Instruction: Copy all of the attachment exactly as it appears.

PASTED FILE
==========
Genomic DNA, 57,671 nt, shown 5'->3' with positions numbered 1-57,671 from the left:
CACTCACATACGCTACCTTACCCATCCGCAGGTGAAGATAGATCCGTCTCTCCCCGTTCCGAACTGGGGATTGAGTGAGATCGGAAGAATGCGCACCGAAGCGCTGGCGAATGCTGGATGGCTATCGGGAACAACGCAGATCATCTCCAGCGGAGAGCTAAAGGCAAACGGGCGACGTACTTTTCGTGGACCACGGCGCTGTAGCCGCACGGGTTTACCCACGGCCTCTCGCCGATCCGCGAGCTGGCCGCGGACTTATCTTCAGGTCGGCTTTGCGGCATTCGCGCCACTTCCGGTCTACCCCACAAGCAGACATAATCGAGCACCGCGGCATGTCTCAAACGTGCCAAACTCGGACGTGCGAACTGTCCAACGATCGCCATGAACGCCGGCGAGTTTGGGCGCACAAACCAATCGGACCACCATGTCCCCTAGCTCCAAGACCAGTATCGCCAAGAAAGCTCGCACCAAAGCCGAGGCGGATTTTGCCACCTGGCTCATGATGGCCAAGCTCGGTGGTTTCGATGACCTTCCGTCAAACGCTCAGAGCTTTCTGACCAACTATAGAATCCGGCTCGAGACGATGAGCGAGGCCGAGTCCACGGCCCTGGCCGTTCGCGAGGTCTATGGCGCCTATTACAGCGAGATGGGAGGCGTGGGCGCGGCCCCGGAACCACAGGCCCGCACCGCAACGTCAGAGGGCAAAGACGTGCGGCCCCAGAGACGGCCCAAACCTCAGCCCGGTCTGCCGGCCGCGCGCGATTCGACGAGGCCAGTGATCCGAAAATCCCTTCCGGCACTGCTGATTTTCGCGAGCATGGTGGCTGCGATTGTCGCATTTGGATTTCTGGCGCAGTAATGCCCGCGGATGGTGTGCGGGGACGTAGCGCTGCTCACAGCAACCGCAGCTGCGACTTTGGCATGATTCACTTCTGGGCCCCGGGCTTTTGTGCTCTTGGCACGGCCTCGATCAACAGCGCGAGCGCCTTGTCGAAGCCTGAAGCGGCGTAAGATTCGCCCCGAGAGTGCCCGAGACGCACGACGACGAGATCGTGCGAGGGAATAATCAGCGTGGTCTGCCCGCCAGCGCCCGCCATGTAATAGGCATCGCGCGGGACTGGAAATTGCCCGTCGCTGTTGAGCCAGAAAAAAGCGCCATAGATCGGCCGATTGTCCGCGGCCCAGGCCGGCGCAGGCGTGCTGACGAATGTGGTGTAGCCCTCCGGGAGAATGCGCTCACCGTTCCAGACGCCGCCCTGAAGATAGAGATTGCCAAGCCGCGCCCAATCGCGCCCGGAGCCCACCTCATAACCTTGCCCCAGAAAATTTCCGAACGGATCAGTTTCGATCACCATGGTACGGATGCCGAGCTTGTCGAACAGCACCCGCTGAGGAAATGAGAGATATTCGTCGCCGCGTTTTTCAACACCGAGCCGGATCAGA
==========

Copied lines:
Genomic DNA, 57,671 nt, shown 5'->3' with positions numbered 1-57,671 from the left:
CACTCACATACGCTACCTTACCCATCCGCAGGTGAAGATAGATCCGTCTCTCCCCGTTCCGAACTGGGGATTGAGTGAGATCGGAAGAATGCGCACCGAAGCGCTGGCGAATGCTGGATGGCTATCGGGAACAACGCAGATCATCTCCAGCGGAGAGCTAAAGGCAAACGGGCGACGTACTTTTCGTGGACCACGGCGCTGTAGCCGCACGGGTTTACCCACGGCCTCTCGCCGATCCGCGAGCTGGCCGCGGACTTATCTTCAGGTCGGCTTTGCGGCATTCGCGCCACTTCCGGTCTACCCCACAAGCAGACATAATCGAGCACCGCGGCATGTCTCAAACGTGCCAAACTCGGACGTGCGAACTGTCCAACGATCGCCATGAACGCCGGCGAGTTTGGGCGCACAAACCAATCGGACCACCATGTCCCCTAGCTCCAAGACCAGTATCGCCAAGAAAGCTCGCACCAAAGCCGAGGCGGATTTTGCCACCTGGCTCATGATGGCCAAGCTCGGTGGTTTCGATGACCTTCCGTCAAACGCTCAGAGCTTTCTGACCAACTATAGAATCCGGCTCGAGACGATGAGCGAGGCCGAGTCCACGGCCCTGGCCGTTCGCGAGGTCTATGGCGCCTATTACAGCGAGATGGGAGGCGTGGGCGCGGCCCCGGAACCACAGGCCCGCACCGCAACGTCAGAGGGCAAAGACGTGCGGCCCCAGAGACGGCCCAAACCTCAGCCCGGTCTGCCGGCCGCGCGCGATTCGACGAGGCCAGTGATCCGAAAATCCCTTCCGGCACTGCTGATTTTCGCGAGCATGGTGGCTGCGATTGTCGCATTTGGATTTCTGGCGCAGTAATGCCCGCGGATGGTGTGCGGGGACGTAGCGCTGCTCACAGCAACCGCAGCTGCGACTTTGGCATGATTCACTTCTGGGCCCCGGGCTTTTGTGCTCTTGGCACGGCCTCGATCAACAGCGCGAGCGCCTTGTCGAAGCCTGAAGCGGCGTAAGATTCGCCCCGAGAGTGCCCGAGACGCACGACGACGAGATCGTGCGAGGGAATAATCAGCGTGGTCTGCCCGCCAGCGCCCGCCATGTAATAGGCATCGCGCGGGACTGGAAATTGCCCGTCGCTGTTGAGCCAGAAAAAAGCGCCATAGATCGGCCGATTGTCCGCGGCCCAGGCCGGCGCAGGCGTGCTGACGAATGTGGTGTAGCCCTCCGGGAGAATGCGCTCACCGTTCCAGACGCCGCCCTGAAGATAGAGATTGCCAAGCCGCGCCCAATCGCGCCCGGAGCCCACCTCATAACCTTGCCCCAGAAAATTTCCGAACGGATCAGTTTCGATCACCATGGTACGGATGCCGAGCTTGTCGAACAGCACCCGCTGAGGAAATGAGAGATATTCGTCGCCGCGTTTTTCAACACCGAGCCGGATCAGA